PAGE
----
If, after a guest checks into his or her room at theÊAloft Boston Seaport Hotel, something isn’t quite rightÑthe heat needs to be cranked up or a light dimmedÑthere’s no need to call the front desk or even move. The world’s first voice-activated hotel room takes voice commands. Powered through an in-room iPad, Project Jetson employs a custom app and HomeKit-enabled accessories.
On a smaller scale, Virgin Hotels Chicago’s customized app gives guests total control of their accommodations. Called LucyÑand with a moniker of Òyour personal comfort assistantÓÑit can order roomservice, act as a concierge for goings-on in the neighborhood and adjust the room’s temperature.
Incorporating technology often comes with an accusation that human contact is being replaced. Not so, said Flo Lugli, founder and principal of Navesink Advisory Group, a travel-industry consulting group in Fountain Hills, Ariz. ÒThere are areas where technology can replace a personal connection and the end result is very positive,Ó said Ms Lugli. ÒIt can totally be the guest’s choice if he uses the technology or not.Ó One example, she said, is paying a dinner bill via an iPad already at the table: ÒWhen a personal interaction doesn’t add any value to a guest, then technology can actually provide a better experience.Ó
It’s that kind of innovation thatÊMarriott International rolled out at AC Hotels recently: a buzzer-like device called kallpod technology in food-and-beverage areas. GM Dennis Clark knew right away it would be a hit as he prepared to open AC Hotel Madison in Madison, Wis., in May. ÒIf [guests] want something, all they have to do is push a button,Ó he said. This has led to faster table-turns and higher revenue. It also saves wait staff a trip to inquire about whether or not to bring the check.
Mr Clark didn’t anticipate that the technology would coax conversation between guests and wait staff. ÒIt’s a talking point,” he said.Ê”It actually opens up the door for more dialogue. Anything that you can do to engage the guest, the better it is.Ó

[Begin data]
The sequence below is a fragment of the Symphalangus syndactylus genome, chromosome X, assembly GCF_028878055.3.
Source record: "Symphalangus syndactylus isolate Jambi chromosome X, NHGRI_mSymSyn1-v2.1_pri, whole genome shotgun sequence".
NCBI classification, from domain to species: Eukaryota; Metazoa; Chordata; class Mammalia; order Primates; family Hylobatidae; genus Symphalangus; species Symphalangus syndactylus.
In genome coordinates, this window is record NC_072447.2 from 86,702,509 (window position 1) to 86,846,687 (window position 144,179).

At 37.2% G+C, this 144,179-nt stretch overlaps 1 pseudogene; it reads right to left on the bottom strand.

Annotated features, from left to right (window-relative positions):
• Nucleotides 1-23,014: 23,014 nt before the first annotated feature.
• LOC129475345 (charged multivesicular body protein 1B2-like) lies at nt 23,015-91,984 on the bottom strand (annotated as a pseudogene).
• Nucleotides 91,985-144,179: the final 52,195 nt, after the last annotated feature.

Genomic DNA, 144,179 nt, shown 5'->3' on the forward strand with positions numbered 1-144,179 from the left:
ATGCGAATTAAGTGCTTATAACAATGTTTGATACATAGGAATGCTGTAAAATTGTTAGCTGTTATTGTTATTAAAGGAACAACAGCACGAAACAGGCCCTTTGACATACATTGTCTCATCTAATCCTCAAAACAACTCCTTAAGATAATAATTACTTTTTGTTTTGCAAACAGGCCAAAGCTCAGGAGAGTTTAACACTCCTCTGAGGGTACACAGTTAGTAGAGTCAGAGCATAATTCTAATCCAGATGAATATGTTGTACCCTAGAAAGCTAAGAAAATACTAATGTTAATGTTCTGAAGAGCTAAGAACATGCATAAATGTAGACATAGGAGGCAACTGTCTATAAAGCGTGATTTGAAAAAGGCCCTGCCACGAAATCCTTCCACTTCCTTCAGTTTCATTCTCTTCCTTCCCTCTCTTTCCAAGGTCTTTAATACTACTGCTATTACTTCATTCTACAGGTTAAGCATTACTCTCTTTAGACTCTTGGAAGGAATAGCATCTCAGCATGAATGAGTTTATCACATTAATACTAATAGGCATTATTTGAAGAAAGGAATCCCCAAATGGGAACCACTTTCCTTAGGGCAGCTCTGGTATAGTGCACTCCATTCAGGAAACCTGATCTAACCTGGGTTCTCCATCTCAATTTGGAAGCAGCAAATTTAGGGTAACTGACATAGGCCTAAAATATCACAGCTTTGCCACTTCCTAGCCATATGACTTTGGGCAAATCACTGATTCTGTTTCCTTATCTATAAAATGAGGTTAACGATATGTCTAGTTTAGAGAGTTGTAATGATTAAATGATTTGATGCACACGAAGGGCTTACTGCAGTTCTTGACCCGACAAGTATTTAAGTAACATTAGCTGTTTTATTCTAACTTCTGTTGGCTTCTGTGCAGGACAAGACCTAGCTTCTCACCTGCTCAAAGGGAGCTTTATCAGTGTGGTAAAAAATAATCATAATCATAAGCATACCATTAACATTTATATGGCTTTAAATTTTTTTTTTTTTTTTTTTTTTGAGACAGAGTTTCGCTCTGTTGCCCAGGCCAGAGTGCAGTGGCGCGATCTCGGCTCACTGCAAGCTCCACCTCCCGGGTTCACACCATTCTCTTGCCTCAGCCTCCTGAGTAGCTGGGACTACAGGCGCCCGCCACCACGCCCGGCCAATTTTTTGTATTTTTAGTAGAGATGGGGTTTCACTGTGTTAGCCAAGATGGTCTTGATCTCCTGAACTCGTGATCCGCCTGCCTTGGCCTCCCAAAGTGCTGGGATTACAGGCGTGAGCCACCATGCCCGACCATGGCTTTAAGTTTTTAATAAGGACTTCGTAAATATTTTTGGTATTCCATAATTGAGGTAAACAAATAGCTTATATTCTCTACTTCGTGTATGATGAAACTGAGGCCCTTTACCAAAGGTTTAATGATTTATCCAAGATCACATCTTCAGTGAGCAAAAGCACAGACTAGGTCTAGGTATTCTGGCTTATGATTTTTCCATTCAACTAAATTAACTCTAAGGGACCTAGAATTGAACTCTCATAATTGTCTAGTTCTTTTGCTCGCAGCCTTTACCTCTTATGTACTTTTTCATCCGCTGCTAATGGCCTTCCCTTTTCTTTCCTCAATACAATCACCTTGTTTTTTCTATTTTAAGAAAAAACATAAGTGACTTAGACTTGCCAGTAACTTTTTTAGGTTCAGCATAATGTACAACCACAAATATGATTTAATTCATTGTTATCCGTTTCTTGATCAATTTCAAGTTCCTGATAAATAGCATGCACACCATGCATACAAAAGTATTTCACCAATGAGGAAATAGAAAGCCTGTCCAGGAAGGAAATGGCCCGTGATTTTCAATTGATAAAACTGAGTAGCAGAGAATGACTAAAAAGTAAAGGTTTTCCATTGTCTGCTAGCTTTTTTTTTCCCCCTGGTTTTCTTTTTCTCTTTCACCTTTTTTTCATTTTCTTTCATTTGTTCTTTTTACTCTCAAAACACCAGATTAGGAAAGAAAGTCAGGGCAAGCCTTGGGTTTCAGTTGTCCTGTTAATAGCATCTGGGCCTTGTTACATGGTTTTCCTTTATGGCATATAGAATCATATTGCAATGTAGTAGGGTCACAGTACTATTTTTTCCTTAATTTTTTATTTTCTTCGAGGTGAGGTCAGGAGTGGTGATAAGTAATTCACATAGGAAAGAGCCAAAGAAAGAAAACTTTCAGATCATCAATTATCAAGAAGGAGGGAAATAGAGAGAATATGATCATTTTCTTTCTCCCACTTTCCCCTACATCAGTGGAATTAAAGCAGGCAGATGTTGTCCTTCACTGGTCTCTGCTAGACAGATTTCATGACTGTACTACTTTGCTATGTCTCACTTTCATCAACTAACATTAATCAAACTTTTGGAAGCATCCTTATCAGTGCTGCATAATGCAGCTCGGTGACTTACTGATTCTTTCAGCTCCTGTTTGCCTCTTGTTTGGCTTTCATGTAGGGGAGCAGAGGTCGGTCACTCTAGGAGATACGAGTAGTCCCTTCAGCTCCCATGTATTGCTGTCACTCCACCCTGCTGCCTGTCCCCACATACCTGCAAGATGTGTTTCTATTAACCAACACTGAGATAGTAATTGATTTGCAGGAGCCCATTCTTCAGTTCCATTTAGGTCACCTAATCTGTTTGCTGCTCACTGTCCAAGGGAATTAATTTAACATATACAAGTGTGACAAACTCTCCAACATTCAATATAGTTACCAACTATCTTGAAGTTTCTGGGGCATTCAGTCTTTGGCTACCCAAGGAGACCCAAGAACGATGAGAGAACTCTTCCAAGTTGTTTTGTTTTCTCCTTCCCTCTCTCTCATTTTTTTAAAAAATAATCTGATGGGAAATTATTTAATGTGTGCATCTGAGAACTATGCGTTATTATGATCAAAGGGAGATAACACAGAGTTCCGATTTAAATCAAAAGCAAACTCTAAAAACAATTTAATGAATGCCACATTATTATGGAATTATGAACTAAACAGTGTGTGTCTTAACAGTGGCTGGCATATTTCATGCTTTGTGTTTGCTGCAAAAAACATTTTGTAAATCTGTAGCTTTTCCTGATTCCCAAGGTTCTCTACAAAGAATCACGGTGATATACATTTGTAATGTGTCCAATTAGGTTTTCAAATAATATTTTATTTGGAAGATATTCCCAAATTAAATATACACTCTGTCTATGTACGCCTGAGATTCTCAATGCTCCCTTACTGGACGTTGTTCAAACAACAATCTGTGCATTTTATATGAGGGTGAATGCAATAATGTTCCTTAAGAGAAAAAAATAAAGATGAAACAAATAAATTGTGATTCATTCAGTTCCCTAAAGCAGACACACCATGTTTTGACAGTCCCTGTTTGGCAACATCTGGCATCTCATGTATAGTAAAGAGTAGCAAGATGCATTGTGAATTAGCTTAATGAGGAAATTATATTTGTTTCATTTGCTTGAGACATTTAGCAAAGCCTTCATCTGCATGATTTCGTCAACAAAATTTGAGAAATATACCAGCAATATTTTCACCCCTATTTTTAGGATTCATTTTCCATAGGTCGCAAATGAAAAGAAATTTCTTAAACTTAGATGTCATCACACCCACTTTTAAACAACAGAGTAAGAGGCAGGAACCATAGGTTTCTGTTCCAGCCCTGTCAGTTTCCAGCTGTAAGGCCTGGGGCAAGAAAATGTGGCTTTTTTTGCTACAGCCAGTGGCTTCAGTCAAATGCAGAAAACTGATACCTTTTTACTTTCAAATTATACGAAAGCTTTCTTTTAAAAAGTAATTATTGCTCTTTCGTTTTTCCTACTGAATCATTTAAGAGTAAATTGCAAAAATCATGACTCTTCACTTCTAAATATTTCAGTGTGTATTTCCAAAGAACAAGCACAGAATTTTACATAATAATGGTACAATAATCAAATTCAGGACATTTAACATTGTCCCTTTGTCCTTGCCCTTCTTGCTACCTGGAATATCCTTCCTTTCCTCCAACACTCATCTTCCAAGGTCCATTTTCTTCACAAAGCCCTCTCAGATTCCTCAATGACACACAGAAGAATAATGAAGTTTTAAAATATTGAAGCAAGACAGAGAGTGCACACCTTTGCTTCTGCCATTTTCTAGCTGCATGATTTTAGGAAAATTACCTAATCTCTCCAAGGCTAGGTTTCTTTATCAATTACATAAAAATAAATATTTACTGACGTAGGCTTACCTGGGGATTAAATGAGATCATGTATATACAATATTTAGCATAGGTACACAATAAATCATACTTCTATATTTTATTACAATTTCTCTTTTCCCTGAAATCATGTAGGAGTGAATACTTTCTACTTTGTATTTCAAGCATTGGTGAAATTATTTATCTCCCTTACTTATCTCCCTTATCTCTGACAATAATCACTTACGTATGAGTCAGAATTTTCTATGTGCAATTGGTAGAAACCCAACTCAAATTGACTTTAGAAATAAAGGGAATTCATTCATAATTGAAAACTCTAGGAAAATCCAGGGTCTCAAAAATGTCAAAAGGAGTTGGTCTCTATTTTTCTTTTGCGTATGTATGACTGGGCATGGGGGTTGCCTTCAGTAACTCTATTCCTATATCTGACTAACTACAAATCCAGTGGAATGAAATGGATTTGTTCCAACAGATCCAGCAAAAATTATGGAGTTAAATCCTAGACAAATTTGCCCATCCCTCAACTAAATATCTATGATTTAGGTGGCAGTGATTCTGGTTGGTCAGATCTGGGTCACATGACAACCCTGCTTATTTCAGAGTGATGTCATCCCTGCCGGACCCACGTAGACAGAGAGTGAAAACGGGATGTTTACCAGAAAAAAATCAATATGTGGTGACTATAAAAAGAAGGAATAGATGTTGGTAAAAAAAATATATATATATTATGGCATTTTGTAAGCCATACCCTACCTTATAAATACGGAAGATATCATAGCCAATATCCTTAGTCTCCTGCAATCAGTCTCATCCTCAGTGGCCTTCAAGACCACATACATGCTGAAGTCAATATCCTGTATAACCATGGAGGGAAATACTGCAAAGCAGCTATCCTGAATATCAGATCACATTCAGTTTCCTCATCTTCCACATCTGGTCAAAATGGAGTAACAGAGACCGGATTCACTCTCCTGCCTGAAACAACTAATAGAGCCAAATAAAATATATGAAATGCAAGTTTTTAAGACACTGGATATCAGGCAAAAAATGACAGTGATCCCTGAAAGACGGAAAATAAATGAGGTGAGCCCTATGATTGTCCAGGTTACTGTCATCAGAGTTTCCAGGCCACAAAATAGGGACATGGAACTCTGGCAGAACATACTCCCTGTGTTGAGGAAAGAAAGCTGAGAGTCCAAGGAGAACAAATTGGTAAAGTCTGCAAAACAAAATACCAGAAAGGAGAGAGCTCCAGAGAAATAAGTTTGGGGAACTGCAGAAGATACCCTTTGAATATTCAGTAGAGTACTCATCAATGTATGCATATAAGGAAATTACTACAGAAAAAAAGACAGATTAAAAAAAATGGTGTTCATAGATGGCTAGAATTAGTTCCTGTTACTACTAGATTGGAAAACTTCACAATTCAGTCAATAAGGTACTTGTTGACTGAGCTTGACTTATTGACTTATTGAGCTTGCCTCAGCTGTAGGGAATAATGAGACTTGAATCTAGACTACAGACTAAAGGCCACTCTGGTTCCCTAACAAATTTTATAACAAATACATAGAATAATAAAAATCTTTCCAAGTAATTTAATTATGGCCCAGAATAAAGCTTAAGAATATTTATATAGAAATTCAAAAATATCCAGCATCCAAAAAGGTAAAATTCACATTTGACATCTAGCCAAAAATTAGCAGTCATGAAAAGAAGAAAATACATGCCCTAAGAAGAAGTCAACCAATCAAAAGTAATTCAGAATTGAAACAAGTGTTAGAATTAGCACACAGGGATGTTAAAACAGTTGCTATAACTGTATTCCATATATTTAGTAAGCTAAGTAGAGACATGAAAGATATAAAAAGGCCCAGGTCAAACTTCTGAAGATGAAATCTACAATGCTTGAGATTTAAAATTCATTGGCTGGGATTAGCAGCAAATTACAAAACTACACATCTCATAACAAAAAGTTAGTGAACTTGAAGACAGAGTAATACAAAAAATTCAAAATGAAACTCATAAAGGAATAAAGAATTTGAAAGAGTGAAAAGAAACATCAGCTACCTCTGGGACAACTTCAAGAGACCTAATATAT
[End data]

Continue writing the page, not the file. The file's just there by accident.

Another example of human interaction not as vital to the guest’s experience is in the booking process. In May, The Venetian Las Vegas began taking bookings over Facebook Messenger, one of the first hotels to do so. This gives future guests the ability to book a stay from their smartphones or tablets, which is especially valuable for on-the-go business travelers.
Riffing off of social-media innovation shows guests that a hotel is up on trends. Launched this year, complementary usage of Snapchat Spectacles for guests at Acme Hotel in Chicago and Hotel El Paseo in Miami Beach, Fla., helps attract a younger audience. A quick press of the button and video content is directly loaded into the user’s Snapchat account.
But first, hotels have to grab the attention of potential guestsÑoften through technology. While videos and photos used to draw customers in, virtual-reality marketing, or guided 3D video, is now king. In May of 2016,ÊBest Western Hotels & ResortsÊlaunched virtual-reality tours for each of its 2,100 hotels in the United States and Canada, in perfect pitch with Òa [$2 billion] brand refresh,Ó said Dorothy Dowling, the brand’s senior VP and chief marketing officer. Best Western worked with Google Street View to create the product, consisting of 1.7 million photos. Tours can be accessed through Best Western’s YouTube channel.
Like Mr Clark, Dowling thinks technology should further engage the customer. ÒTo be able to bring fun to people in the form of experience is critically important today,Ó she said. ÒIt allows the customer to drive the bus, so to speak. They get to move through the experience.Ó Adding Òa level of transparency and clarity between offeringsÓ at each property through virtual reality became Òa part of our marketing mix to be able to tell our story,Ó said Ms Dowling.
Renaissance New York Midtown Hotel worked with YouVisit.com to launch virtual-reality tours in April. It works best when linked with a narrative, which, for Renaissance New York Midtown Hotel, is Òforward-thinking, technology-friendly,Ó said Gordon Meyer, YouVisit.com’s Head of Marketing. ÒThere’s an immediate sense of trust when any view can click into a 3D environment.Ó Average viewing time is 10.4 minutes, said Meyer, and hotels enjoy a 12.3-percent conversion rate. ÒThe average time spent on a website is two minutes. Not only are they entertained [with virtual reality], they’re very deeply engaged.”